Hardness tends to offset the effects of alkalinity somewhat though it take 3.5 units of hardness (calcium, in ppm as CaCO3) to offset 1 unit of alkalinity.
The main effect of alkalinity is, as you have noted, high mash pH and this effects the beer in 2 ways. Firstly the higher the pH the more bicarbonate (the source of alkalinity) stays in the liquor. There will be 6 times as much bicarbonate in a mash at pH 6.3 as there would be in one at pH 5.3. The yeast will reduce either of those pH's but of course will have a much easier time of it if the mash was at 5.3. Whatever the actual numbers the final beer will contain more bicarb if mash pH isn't properly managed and bicarb doesn't taste very good (try some baking soda in a glass of water).
Second, high mash pH prevents the mash enzymes from doing their jobs of lysing protein and starch effectively. The result could, were the pH far enough out of line, reduced efficiency but long before that there are a plethora of other factors that result in a beer which is 'lifeless', 'flat' (in flavor regardless of carbonation) and/or 'dull'. Beginners home brews are distinguished first by stale extract and second, when they move up to all grain, by improper control of mash tun pH.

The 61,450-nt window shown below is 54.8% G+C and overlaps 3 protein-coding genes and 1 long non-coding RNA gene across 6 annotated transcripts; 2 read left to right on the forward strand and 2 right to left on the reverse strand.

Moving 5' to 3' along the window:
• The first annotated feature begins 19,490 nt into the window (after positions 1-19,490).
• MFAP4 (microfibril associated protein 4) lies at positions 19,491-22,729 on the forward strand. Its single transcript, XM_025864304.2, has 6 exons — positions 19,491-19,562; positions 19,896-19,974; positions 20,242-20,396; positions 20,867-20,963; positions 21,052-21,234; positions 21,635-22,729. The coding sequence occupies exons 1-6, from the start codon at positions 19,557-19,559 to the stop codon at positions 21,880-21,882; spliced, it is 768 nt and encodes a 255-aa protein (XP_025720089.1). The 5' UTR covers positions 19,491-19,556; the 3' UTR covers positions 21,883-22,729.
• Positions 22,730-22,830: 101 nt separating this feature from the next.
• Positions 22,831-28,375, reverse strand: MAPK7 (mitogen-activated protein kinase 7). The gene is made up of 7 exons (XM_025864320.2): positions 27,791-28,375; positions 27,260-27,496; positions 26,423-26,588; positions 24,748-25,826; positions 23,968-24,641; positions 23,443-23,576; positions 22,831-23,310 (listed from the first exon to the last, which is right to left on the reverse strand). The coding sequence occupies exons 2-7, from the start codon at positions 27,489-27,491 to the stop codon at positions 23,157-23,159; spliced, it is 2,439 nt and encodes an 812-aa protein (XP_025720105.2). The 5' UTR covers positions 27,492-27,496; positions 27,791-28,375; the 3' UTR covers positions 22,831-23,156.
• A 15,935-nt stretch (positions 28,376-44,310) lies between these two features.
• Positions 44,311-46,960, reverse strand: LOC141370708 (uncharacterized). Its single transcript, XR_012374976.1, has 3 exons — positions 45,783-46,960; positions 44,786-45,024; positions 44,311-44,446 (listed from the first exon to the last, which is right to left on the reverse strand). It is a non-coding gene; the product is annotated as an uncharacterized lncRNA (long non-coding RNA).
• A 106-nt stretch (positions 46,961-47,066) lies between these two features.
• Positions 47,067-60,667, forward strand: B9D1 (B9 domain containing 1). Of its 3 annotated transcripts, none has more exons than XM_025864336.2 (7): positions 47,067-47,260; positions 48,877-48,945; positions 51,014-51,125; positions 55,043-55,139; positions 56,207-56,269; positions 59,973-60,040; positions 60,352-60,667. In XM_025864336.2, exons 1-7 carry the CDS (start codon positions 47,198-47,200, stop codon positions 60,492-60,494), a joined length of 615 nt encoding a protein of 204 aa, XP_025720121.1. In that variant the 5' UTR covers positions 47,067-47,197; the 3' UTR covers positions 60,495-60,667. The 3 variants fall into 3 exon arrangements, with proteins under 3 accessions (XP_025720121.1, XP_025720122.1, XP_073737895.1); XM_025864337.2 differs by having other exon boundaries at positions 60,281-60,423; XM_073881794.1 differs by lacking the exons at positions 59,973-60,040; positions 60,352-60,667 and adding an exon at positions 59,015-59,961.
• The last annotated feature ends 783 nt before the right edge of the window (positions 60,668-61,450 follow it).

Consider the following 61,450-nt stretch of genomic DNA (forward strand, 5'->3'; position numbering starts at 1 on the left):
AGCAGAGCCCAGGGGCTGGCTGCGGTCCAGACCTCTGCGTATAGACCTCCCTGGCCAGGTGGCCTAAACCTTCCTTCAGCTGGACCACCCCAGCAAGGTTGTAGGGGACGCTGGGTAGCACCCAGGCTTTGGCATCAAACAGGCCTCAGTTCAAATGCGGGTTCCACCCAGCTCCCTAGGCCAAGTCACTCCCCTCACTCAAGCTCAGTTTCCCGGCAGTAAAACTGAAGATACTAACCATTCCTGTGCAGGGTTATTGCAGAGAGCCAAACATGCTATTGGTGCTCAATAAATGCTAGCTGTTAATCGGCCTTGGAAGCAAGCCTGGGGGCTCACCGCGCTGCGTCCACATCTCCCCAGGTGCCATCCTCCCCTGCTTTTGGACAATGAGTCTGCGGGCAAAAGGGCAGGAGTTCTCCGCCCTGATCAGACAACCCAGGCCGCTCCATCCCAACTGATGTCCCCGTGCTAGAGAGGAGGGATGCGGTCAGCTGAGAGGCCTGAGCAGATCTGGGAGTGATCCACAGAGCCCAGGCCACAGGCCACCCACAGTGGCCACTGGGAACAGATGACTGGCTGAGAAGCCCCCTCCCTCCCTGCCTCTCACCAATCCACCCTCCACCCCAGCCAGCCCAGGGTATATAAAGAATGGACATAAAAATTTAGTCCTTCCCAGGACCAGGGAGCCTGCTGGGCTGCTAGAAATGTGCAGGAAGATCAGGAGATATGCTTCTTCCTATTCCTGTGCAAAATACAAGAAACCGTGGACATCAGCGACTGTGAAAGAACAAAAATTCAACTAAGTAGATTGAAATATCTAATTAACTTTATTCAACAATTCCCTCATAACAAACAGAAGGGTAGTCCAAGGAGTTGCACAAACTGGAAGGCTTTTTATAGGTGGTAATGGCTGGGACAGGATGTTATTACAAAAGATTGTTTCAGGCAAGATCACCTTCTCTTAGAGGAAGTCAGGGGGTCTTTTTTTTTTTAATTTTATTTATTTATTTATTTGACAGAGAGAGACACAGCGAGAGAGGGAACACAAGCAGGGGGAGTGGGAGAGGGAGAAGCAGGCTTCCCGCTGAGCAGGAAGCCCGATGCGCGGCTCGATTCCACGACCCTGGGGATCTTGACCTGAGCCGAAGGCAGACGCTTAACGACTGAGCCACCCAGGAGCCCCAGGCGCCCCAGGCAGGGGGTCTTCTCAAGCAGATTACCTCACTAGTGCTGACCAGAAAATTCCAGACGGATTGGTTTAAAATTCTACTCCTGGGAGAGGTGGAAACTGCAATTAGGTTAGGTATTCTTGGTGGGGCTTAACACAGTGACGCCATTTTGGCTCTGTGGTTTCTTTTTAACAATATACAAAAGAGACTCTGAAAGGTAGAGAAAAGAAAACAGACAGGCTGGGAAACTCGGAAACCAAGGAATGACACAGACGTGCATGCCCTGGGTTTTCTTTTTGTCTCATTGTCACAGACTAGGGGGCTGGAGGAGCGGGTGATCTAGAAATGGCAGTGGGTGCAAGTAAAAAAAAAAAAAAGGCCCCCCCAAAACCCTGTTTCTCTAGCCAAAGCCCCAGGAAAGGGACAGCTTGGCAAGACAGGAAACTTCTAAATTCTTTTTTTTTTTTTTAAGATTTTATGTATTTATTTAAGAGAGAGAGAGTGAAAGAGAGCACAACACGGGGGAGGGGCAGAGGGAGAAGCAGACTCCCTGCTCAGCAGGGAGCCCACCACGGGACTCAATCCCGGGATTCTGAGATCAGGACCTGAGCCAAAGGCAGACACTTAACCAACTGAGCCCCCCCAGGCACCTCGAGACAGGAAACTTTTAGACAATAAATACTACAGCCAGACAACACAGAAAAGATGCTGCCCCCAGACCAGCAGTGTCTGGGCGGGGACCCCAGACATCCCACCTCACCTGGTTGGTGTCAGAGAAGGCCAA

If you are brewing with highly alkaline water even though accompanied by high hardness you will at best have a beer that tastes 'minerally'. If you are not taking steps to control mash pH you will have the flat, insipid, dull character on top of that. There are, of course, lots of other ways to ruin beer besides mash pH so it is possible to have those too.